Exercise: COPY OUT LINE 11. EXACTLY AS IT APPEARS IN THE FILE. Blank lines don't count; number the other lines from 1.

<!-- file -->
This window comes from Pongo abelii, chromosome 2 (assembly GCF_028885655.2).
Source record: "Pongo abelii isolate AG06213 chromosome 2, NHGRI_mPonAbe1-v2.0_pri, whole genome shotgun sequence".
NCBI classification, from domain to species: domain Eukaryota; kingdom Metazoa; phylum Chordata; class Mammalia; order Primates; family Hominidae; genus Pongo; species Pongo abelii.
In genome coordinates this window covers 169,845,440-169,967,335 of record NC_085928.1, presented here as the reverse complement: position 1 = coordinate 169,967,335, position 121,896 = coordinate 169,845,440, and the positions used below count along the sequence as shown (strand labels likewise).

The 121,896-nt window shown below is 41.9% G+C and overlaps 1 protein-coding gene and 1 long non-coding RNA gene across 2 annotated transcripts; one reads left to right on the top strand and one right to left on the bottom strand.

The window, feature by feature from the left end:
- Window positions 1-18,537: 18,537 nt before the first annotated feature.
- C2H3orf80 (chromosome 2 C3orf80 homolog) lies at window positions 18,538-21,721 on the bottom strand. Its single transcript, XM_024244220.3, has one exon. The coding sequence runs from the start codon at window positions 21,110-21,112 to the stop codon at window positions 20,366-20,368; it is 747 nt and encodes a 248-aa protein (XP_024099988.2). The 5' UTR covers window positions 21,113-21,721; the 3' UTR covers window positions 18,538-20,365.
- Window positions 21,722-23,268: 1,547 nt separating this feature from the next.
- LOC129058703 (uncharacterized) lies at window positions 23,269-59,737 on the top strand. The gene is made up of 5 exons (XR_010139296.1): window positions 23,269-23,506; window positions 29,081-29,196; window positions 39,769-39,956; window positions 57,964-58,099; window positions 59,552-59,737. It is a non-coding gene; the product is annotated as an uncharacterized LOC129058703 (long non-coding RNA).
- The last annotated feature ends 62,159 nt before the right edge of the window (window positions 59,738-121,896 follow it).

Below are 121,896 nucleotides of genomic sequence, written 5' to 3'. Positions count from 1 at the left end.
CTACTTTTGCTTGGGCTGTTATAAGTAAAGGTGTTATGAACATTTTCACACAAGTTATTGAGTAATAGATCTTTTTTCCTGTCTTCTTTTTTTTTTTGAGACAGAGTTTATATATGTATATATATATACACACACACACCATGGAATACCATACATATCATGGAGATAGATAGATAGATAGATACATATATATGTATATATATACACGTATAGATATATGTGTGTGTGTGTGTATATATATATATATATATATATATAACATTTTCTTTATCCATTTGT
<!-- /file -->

- The last annotated feature ends 62,159 nt before the right edge of the window (window positions 59,738-121,896 follow it).